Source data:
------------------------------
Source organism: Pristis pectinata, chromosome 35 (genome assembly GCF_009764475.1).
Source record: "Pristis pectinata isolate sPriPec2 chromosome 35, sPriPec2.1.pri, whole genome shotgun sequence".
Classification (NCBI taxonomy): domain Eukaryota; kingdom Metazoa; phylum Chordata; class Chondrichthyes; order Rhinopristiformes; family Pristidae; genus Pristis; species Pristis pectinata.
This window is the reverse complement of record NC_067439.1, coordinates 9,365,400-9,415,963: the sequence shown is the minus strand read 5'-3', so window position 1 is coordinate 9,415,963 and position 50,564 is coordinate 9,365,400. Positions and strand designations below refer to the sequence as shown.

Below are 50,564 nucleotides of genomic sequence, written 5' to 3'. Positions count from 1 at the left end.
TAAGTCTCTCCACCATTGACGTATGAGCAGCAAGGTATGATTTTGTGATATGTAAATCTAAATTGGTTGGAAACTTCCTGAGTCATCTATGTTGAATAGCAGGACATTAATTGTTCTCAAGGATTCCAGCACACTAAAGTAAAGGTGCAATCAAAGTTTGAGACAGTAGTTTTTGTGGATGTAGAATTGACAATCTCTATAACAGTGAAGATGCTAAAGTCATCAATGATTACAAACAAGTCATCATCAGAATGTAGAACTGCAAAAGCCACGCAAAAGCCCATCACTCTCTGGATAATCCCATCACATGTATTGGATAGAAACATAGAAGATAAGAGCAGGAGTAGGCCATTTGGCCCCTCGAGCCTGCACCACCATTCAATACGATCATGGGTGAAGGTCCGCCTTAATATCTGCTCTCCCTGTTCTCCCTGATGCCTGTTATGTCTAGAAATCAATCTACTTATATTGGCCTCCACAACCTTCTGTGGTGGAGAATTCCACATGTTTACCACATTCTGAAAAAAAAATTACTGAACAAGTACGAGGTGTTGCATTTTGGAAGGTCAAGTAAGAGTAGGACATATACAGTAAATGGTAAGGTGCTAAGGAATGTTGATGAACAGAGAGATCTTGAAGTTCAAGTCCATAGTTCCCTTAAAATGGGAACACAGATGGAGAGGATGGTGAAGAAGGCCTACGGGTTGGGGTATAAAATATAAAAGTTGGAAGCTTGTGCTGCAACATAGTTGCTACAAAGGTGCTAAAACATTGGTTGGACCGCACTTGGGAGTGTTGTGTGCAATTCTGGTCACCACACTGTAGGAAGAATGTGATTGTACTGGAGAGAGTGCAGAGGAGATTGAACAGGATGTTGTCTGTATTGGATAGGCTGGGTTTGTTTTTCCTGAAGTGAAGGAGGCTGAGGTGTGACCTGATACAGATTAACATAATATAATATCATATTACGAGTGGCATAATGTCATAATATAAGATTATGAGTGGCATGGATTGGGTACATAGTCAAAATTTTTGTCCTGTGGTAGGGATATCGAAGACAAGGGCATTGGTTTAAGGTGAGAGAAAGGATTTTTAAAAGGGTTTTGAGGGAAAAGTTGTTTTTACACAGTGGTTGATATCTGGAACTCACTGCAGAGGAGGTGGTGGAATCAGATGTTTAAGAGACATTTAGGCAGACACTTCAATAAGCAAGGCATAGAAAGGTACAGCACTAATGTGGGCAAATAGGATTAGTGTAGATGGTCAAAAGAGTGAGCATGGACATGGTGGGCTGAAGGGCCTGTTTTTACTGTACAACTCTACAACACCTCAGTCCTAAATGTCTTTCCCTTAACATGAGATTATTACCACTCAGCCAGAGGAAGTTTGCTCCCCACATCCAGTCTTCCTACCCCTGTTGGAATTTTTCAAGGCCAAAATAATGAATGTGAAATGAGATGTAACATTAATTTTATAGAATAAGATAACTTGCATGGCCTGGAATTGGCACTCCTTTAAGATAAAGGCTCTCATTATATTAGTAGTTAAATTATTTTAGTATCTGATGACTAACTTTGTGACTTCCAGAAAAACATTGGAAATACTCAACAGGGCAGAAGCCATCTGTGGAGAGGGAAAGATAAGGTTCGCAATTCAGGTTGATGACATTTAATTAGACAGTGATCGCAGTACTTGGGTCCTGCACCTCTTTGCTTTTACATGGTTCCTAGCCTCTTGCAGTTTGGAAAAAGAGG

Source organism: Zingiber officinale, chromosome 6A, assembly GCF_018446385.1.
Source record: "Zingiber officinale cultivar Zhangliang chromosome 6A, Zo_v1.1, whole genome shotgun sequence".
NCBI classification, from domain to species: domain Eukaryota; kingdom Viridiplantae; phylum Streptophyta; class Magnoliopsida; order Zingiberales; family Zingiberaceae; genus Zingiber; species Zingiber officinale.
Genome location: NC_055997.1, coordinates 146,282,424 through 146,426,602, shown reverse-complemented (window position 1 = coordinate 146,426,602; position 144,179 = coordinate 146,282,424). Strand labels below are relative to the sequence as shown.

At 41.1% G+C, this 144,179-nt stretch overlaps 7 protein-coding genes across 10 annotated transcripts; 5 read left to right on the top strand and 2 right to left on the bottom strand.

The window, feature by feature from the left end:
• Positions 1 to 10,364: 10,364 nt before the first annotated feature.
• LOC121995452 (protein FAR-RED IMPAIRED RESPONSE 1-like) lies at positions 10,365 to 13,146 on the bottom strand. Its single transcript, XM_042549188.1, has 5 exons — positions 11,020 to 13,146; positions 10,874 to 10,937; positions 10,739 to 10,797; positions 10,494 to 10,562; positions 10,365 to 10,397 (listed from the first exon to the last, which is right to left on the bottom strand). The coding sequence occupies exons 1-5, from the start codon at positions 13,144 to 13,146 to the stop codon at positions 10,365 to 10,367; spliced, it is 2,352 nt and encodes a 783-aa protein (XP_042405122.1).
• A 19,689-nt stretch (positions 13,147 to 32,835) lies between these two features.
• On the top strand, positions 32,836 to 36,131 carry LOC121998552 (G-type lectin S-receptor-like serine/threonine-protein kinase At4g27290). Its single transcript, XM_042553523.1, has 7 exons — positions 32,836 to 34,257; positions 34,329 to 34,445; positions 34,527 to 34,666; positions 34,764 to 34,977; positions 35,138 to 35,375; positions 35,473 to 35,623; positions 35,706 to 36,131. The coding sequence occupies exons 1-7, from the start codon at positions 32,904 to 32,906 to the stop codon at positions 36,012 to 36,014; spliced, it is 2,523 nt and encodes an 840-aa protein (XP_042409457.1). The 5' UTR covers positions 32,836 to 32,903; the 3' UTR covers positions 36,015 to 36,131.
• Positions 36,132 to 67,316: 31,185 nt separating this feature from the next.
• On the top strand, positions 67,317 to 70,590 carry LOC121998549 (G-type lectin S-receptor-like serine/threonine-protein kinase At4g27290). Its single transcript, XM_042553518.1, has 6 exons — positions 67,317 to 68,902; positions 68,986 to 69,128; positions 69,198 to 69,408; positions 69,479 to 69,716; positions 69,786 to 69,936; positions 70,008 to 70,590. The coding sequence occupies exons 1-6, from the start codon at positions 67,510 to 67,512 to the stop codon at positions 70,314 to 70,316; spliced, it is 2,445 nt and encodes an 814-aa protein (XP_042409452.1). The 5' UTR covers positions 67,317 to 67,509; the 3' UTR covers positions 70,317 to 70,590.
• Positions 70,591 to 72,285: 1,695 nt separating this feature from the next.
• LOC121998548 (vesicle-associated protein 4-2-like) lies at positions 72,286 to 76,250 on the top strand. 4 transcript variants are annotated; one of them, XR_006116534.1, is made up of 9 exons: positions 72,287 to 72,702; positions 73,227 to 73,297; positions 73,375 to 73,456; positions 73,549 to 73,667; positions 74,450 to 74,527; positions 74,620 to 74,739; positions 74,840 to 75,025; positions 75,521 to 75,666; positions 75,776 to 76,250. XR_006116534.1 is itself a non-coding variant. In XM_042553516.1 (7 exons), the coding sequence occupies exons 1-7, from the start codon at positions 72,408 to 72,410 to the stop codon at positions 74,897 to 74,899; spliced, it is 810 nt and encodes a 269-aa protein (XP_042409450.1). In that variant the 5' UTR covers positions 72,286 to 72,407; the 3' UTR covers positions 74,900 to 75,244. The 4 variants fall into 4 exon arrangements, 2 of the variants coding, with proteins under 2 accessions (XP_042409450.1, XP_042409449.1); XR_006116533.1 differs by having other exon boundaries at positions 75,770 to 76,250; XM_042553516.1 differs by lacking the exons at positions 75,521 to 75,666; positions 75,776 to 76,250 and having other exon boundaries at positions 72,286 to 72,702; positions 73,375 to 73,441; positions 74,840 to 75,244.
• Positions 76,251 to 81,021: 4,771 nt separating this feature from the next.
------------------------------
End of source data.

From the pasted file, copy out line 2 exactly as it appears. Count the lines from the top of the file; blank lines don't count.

Source record: "Pristis pectinata isolate sPriPec2 chromosome 35, sPriPec2.1.pri, whole genome shotgun sequence".